“Scotlands greatest export was its people” so was Ireland’s, they have learned how to leverage this and maximised foreign investment from strong ties with USA and an English speaking population. Ireland’s 2nd language is officially Polish (overtaken Irish) so learning to accept other nations people might be a strong positive

  6. Did you purposefully leave out tar-MacAdam?
    If the Scots are daft enough to bite the hand that feeds them and embrace their socialist delusion then so be it. The collateral pain will be hard to watch, but seems like just another in a series of self-inflicted wounds Yoorp in general inflicts on itself trying to sort out their historic baggage. I’m sure when it fails they will whimper back and maybe end up where you suggest with a new combination. Sometimes you just have to let things go their way before people figure out the obvious.

    • I missed him… and many others…

      The Act of Union between the Crowns of England and Scotland in 1707 was broadly due to Scotland bankrupting itself following the Darien Adventure, when we reckoned a Scottish Empire on the Central American ithmus would make great strategic sense. Scottish ships were not allowed to dock or trade out of English ports without incurring extra taxes and tariffs – despite both crowns being united under the Stuarts and then William and Mary. The Scots worked out the need to compete directly with merchantile England.
      They discounted the climate, mosquitos, and the fact the Spanish were already there. Most colonists died or we sold into slavery. It is said every family in Scotland lost money. We were forced to accept English gold and the Act of Union.
      THe result was surprising – by 1780 Edinburgh was among the fastest expanding cities in Europe. Adam Smith wrote the Wealth of Nations. Scots led the empire. Despite the unpleastantness in 1715 and 1745 (the jacobite rebellions), security gave impetus to growth, wealth and a merchantile explosion. For 200 years Scots bankers, engineers and technocrats lead the world.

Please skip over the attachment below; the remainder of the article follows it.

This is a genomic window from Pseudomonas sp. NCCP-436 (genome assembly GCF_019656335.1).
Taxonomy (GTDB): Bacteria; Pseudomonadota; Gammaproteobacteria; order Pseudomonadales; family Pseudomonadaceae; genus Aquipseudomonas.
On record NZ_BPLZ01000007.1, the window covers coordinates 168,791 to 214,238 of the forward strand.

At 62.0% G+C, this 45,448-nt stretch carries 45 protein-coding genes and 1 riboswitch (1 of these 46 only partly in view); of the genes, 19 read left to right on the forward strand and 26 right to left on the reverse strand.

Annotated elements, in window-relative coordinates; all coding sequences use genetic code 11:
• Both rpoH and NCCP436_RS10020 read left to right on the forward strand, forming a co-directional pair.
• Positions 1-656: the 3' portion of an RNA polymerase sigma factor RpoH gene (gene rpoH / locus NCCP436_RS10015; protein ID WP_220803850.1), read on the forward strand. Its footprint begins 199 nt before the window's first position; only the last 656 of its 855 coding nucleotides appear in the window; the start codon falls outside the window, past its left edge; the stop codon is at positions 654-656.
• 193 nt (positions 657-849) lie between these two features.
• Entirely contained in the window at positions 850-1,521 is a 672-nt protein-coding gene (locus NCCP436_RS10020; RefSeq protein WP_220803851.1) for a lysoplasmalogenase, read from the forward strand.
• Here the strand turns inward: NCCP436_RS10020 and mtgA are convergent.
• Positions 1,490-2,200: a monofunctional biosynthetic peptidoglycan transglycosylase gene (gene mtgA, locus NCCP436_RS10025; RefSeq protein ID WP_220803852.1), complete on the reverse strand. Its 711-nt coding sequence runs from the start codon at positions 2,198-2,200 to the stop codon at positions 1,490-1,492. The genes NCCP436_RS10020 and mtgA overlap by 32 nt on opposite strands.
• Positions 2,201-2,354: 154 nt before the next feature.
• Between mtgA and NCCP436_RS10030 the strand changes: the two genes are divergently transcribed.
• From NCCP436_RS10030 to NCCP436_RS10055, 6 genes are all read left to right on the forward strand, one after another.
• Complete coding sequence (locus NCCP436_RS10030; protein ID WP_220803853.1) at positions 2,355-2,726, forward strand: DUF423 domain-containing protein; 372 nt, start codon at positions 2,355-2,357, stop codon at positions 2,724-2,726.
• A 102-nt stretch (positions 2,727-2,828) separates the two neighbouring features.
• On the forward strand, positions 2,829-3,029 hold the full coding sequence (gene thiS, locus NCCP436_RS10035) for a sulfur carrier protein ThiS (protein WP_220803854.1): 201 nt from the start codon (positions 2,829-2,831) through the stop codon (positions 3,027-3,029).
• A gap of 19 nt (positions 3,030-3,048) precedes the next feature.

THen came Maggie…

      (THe great disgrace of the age was in the Highlands – following defeat at Culloden, the tribally-led highland clans were incorporated into the British Army becoming the shock troops that won the 7-years war in Canada, defeated Napoleon before standing up to the Ruskie’s in Crimea as the Thin Red Line. Yet their cheifs sold them out, chasing their client crofters off the clan lands to replace them with Sheep and then the shooting of game. THe Highland Clearances were an afront to Humanity – but are barely remarked upon today. THe effect was a massive diaspora of Scots around the World.
      The Glens are still empty today.)

      • The clearance is all blamed on English all owned by English Aristocracy in Trusts. My Scottish council a well educated Engineer dearly believes this is how it worked.

        • Not really true.
          THe clan chiefs – who had played the father of the clan role – became detached, lost their sense of duty to the clan and acted like landowners. Following the Jacobite outings they were either executed, or persauded to conform. By the time of Victoria (80 years later) they were indistiguisable from any other Lordlings, exploiting their rights. The Duke and Duchess of Sutherland were among the worst; throwing the clans off the mountains and glens, allowing a few to become fishermen on economically useless coasts, but sending the rest to Glasgow and abroad. Try the Highland Clearances by John Prebble for the full story.
          First the people were replaced by sheep, and then the sheep by game. Eventually the estates were sold to rich southerners with no link to the people. TOday the largest landowner is Scotland is a Dutchman. The few remaining highlanders moght have earned tenure on a croft – a subsistance farm, alongside jobs in tourism. It is only changing slowly.